Mention Tom Day to one of the many thousands of Hormel Foods workers who’ve met him during his 37-year career, and you’re likely to get a smile. Find someone who has more than a passing knowledge of him, and you’ll probably get a story, to boot. There’s no way of telling what the anecdote will be about, but this much is certain: You won’t easily forget it.
As executive vice president of Refrigerated Foods, Day leads the largest segment of the four that comprise Hormel Foods. In 2017, the division accounted for $4.4 billion in net sales and 48 percent of the company’s total. However, you might have to turn to Day’s bio for that information. Those who speak of him like to convey who he is rather than what he has accomplished, despite an extraordinarily long list of successes.
Jeff Baker heads up the foodservice group. As one of Day’s direct reports, he’s part of the inner circle, and yet, his boss continues to mystify him.
“We had [just acquired Fontanini] and traveled there to introduce ourselves to the group. I walked out of the sales meeting, and Tom has 15 people around him. And he’s reassuring them about their jobs,” he said. “It’s amazing to watch. There are hundreds of those stories.”
He inspires the company, inspires the people.Deanna Brady, president, consumer products sales
Deanna Brady has more than a few of her own. The group vice president and president of consumer products sales worked for Day for 11 years. Though they’ve been peers for 15 since, she was quick to point out she continues to look up to him.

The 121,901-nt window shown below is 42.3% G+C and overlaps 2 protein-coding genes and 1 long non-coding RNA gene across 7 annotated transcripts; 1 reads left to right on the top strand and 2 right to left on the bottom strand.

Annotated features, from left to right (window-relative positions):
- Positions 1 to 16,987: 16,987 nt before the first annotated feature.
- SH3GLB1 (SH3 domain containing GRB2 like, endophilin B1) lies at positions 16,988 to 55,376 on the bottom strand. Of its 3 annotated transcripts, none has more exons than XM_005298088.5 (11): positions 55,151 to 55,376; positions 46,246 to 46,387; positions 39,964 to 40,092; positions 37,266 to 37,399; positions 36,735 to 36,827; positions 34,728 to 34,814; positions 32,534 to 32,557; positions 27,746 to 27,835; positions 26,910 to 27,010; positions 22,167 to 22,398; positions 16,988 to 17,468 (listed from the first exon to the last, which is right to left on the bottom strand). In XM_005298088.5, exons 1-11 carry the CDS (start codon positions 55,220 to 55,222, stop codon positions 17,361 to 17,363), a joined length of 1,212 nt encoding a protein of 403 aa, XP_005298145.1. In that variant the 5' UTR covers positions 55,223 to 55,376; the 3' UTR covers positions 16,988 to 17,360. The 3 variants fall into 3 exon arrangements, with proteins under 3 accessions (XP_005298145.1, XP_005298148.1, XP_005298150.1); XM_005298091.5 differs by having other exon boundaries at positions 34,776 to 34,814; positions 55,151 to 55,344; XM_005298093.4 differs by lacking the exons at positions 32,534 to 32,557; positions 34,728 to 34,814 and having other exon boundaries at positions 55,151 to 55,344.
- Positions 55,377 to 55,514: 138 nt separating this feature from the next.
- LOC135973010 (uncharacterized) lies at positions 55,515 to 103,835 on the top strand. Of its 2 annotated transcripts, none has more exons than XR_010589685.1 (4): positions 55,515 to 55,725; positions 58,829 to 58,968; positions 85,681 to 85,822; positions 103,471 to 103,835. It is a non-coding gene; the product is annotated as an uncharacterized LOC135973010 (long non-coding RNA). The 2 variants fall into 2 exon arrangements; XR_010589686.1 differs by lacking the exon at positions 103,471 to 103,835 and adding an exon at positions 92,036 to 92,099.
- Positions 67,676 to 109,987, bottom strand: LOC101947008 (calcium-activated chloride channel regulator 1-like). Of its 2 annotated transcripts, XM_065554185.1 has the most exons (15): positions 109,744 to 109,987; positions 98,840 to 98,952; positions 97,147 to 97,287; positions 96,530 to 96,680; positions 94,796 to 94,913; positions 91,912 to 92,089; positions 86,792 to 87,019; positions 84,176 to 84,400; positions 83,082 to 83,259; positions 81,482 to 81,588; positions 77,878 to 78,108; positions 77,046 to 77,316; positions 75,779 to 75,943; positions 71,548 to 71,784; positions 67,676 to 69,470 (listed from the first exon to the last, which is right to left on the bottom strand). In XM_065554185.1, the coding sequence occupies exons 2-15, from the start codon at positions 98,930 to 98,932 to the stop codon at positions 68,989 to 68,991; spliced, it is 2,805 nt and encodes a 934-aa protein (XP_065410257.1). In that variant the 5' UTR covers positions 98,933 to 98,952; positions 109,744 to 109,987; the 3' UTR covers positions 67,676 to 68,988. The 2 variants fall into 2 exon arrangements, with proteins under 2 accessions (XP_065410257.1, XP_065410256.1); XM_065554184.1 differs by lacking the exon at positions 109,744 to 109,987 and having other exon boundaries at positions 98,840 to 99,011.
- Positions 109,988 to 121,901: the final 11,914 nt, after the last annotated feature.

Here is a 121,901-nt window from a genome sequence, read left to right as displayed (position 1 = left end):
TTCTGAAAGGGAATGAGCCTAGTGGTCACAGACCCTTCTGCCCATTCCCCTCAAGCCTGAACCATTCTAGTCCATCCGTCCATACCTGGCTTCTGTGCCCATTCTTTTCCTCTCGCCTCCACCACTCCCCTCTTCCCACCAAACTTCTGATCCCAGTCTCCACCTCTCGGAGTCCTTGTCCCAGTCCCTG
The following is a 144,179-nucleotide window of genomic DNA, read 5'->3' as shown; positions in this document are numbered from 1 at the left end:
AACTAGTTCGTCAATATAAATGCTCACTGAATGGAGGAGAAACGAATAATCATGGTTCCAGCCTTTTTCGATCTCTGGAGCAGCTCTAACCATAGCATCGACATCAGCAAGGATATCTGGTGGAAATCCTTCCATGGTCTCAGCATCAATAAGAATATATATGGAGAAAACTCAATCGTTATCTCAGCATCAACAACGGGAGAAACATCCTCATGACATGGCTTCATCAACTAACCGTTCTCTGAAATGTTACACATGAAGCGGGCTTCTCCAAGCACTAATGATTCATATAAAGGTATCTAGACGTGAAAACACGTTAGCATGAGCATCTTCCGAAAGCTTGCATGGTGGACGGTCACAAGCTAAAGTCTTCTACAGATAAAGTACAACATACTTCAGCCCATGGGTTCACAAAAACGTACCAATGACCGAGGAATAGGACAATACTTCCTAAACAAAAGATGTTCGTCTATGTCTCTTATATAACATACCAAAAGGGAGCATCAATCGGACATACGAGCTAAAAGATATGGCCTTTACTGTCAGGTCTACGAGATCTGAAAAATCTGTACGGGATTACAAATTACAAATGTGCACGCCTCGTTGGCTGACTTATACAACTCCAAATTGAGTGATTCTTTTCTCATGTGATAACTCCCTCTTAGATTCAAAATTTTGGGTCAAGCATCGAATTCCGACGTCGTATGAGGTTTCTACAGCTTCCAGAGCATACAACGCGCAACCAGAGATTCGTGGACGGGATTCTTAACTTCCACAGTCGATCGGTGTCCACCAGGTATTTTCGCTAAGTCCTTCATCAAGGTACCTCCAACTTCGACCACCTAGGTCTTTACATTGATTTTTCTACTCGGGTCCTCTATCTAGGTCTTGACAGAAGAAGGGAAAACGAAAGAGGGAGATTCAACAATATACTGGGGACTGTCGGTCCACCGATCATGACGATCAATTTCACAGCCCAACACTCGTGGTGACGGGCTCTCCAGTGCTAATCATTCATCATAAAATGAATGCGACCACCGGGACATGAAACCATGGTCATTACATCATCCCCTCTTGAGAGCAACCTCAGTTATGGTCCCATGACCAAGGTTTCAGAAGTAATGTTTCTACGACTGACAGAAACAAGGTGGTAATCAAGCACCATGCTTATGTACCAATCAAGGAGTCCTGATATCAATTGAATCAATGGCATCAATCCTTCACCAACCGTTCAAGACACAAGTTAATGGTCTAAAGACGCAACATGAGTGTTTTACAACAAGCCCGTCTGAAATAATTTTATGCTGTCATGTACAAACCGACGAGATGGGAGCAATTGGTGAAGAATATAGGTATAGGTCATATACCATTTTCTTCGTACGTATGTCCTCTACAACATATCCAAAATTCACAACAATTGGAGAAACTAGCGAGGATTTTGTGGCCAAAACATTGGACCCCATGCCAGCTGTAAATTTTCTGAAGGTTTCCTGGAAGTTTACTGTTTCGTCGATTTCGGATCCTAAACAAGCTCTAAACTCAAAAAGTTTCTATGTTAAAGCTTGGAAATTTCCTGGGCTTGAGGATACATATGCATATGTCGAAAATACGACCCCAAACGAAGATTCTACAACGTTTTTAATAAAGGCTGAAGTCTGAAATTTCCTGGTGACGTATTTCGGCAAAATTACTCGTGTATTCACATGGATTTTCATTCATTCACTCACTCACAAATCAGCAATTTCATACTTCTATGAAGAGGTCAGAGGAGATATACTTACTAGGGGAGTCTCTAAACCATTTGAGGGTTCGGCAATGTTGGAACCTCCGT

“He went from being a leader to being one of the leaders of the company, she said. “He inspires the company, inspires the people.”
The two began their partnership in the early ‘90s when the foodservice group was getting its start. “We became inseparable,” she said.
An already close friendship became further cemented as Day was dealing with the illness and death of Sheri, his wife of 30 years. Brady remembers it as an “awful time.”
“Those experiences create different elements in your working relationship and your personal relationship,” she said.
To wit: Brady’s children have Day’s mobile number, and he doesn’t hesitate to check in on them just in case they are reluctant to use it.
“A tornado came through the area once when I was traveling. Tom called my kids to make sure they were all right, that they weren’t afraid,” she remembered.
A Personal Connection
For his part, he’s willing to admit that personal and professional lives are not neatly compartmentalized in his world. Day makes no apology for it. More to the point, he believes that brand of personal connection to co-workers is one of the qualities that sets the company apart.
“This is a very uncommon place,” he said. “The support I got after Sheri died … I don’t know how you could replicate that anywhere else.”
The small-town Minnesota locale of Hormel Foods gives way to a lot of interaction between workers in their off time. “The first time you’re pumping gas next to the CEO, you’re taken aback, but then you get used to it. It’s normal for us. Hormel Foods is very big, but Austin isn’t. We run into each other at night and on weekends. Our kids go to school together,” he said.
Tom’s Journey to Hormel Foods
Day grew up in rural Wisconsin, one of five closely spaced brothers raised for eight years by their single mother. There was no well-traveled path for him to follow. “My parents were divorced before it was stylish,” he said.
He landed his first job when he was 10, doing chores for a local farmer. Lunch was included, and Day accepted it gratefully. “That gave my mom a break in her budget.”